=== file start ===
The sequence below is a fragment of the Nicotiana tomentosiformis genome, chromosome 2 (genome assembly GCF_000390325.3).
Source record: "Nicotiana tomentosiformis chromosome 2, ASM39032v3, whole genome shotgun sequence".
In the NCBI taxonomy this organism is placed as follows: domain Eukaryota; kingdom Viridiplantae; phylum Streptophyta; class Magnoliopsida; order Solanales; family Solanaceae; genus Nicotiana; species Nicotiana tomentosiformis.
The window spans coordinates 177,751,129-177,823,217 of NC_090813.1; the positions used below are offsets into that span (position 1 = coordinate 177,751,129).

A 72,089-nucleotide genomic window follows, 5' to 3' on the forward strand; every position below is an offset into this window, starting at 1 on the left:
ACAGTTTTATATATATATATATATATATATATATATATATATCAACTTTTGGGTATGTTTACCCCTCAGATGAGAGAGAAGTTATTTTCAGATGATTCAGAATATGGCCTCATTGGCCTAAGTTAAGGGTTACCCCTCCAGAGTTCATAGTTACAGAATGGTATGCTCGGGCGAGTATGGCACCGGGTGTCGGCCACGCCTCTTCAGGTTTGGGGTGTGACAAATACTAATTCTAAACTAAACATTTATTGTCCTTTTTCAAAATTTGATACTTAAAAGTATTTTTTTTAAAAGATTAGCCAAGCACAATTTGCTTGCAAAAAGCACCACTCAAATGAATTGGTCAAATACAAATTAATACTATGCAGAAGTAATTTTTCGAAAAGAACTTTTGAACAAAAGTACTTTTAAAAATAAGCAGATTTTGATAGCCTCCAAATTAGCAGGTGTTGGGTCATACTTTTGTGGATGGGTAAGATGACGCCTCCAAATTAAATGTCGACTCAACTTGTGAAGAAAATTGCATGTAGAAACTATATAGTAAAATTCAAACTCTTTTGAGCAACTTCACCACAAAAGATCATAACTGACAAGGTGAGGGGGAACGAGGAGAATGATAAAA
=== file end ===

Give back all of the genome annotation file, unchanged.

The sequence below is a fragment of the Nicotiana tomentosiformis genome, chromosome 2 (genome assembly GCF_000390325.3).
Source record: "Nicotiana tomentosiformis chromosome 2, ASM39032v3, whole genome shotgun sequence".
In the NCBI taxonomy this organism is placed as follows: domain Eukaryota; kingdom Viridiplantae; phylum Streptophyta; class Magnoliopsida; order Solanales; family Solanaceae; genus Nicotiana; species Nicotiana tomentosiformis.
The window spans coordinates 177,751,129-177,823,217 of NC_090813.1; the positions used below are offsets into that span (position 1 = coordinate 177,751,129).

A 72,089-nucleotide genomic window follows, 5' to 3' on the forward strand; every position below is an offset into this window, starting at 1 on the left:
ACAGTTTTATATATATATATATATATATATATATATATATATCAACTTTTGGGTATGTTTACCCCTCAGATGAGAGAGAAGTTATTTTCAGATGATTCAGAATATGGCCTCATTGGCCTAAGTTAAGGGTTACCCCTCCAGAGTTCATAGTTACAGAATGGTATGCTCGGGCGAGTATGGCACCGGGTGTCGGCCACGCCTCTTCAGGTTTGGGGTGTGACAAATACTAATTCTAAACTAAACATTTATTGTCCTTTTTCAAAATTTGATACTTAAAAGTATTTTTTTTAAAAGATTAGCCAAGCACAATTTGCTTGCAAAAAGCACCACTCAAATGAATTGGTCAAATACAAATTAATACTATGCAGAAGTAATTTTTCGAAAAGAACTTTTGAACAAAAGTACTTTTAAAAATAAGCAGATTTTGATAGCCTCCAAATTAGCAGGTGTTGGGTCATACTTTTGTGGATGGGTAAGATGACGCCTCCAAATTAAATGTCGACTCAACTTGTGAAGAAAATTGCATGTAGAAACTATATAGTAAAATTCAAACTCTTTTGAGCAACTTCACCACAAAAGATCATAACTGACAAGGTGAGGGGGAACGAGGAGAATGATAAAA